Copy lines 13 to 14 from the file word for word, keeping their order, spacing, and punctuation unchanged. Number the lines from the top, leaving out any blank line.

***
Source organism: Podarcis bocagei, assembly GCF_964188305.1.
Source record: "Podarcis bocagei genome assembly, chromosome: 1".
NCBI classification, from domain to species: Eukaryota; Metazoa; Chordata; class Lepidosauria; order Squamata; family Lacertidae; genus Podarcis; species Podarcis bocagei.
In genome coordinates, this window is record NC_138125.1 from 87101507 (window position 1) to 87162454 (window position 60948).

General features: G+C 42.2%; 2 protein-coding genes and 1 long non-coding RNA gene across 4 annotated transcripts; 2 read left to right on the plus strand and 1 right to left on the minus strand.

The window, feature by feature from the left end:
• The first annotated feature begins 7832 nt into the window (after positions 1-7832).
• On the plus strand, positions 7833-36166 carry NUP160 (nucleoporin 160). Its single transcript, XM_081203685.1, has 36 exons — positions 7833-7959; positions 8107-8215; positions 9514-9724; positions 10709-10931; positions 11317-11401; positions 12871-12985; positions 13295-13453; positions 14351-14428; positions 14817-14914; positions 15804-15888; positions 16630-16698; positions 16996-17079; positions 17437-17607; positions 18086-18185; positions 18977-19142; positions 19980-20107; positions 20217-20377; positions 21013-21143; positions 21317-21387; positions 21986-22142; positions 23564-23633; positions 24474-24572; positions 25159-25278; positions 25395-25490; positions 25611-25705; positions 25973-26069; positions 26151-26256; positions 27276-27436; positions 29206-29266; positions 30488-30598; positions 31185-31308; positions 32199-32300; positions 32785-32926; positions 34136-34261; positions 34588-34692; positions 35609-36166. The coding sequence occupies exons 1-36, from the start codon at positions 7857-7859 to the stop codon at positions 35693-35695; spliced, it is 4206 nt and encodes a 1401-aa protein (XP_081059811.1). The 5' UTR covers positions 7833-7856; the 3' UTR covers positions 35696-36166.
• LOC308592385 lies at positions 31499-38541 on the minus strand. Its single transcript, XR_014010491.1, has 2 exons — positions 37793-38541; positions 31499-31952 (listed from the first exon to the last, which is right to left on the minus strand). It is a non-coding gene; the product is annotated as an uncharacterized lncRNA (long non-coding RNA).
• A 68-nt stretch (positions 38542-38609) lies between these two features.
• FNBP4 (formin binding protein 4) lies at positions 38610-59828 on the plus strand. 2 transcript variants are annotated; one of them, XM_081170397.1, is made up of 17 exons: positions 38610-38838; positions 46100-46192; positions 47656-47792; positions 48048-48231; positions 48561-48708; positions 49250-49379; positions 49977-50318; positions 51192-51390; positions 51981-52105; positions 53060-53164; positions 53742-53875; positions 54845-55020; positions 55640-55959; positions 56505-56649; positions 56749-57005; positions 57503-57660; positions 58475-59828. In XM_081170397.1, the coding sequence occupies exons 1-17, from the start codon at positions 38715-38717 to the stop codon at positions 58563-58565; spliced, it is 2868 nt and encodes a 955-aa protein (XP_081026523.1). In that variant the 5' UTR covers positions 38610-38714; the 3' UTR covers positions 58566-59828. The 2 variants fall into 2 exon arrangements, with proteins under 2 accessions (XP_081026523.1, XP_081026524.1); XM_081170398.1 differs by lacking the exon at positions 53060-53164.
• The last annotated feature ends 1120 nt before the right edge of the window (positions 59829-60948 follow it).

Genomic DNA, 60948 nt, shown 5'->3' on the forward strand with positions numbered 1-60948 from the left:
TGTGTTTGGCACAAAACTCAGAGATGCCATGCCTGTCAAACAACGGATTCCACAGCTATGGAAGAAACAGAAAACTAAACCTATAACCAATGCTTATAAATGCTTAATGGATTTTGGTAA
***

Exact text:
Genomic DNA, 60948 nt, shown 5'->3' on the forward strand with positions numbered 1-60948 from the left:
TGTGTTTGGCACAAAACTCAGAGATGCCATGCCTGTCAAACAACGGATTCCACAGCTATGGAAGAAACAGAAAACTAAACCTATAACCAATGCTTATAAATGCTTAATGGATTTTGGTAA